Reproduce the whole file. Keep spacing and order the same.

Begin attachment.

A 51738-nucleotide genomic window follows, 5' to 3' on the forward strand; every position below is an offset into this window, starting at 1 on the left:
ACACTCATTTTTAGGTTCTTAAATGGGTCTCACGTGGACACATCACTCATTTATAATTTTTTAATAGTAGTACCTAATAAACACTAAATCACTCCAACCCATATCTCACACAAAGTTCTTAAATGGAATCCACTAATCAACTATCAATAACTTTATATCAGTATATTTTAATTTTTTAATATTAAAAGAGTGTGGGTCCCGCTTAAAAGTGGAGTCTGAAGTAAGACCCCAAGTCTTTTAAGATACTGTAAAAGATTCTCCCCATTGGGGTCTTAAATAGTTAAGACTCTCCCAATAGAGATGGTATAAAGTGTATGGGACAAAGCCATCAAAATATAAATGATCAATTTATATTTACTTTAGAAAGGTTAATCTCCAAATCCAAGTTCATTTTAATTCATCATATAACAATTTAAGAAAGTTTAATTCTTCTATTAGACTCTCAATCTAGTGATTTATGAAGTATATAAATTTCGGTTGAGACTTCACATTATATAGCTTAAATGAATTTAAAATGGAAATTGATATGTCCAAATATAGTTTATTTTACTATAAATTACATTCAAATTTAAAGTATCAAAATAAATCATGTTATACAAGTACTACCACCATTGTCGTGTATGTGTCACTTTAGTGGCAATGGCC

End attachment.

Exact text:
A 51738-nucleotide genomic window follows, 5' to 3' on the forward strand; every position below is an offset into this window, starting at 1 on the left:
ACACTCATTTTTAGGTTCTTAAATGGGTCTCACGTGGACACATCACTCATTTATAATTTTTTAATAGTAGTACCTAATAAACACTAAATCACTCCAACCCATATCTCACACAAAGTTCTTAAATGGAATCCACTAATCAACTATCAATAACTTTATATCAGTATATTTTAATTTTTTAATATTAAAAGAGTGTGGGTCCCGCTTAAAAGTGGAGTCTGAAGTAAGACCCCAAGTCTTTTAAGATACTGTAAAAGATTCTCCCCATTGGGGTCTTAAATAGTTAAGACTCTCCCAATAGAGATGGTATAAAGTGTATGGGACAAAGCCATCAAAATATAAATGATCAATTTATATTTACTTTAGAAAGGTTAATCTCCAAATCCAAGTTCATTTTAATTCATCATATAACAATTTAAGAAAGTTTAATTCTTCTATTAGACTCTCAATCTAGTGATTTATGAAGTATATAAATTTCGGTTGAGACTTCACATTATATAGCTTAAATGAATTTAAAATGGAAATTGATATGTCCAAATATAGTTTATTTTACTATAAATTACATTCAAATTTAAAGTATCAAAATAAATCATGTTATACAAGTACTACCACCATTGTCGTGTATGTGTCACTTTAGTGGCAATGGCC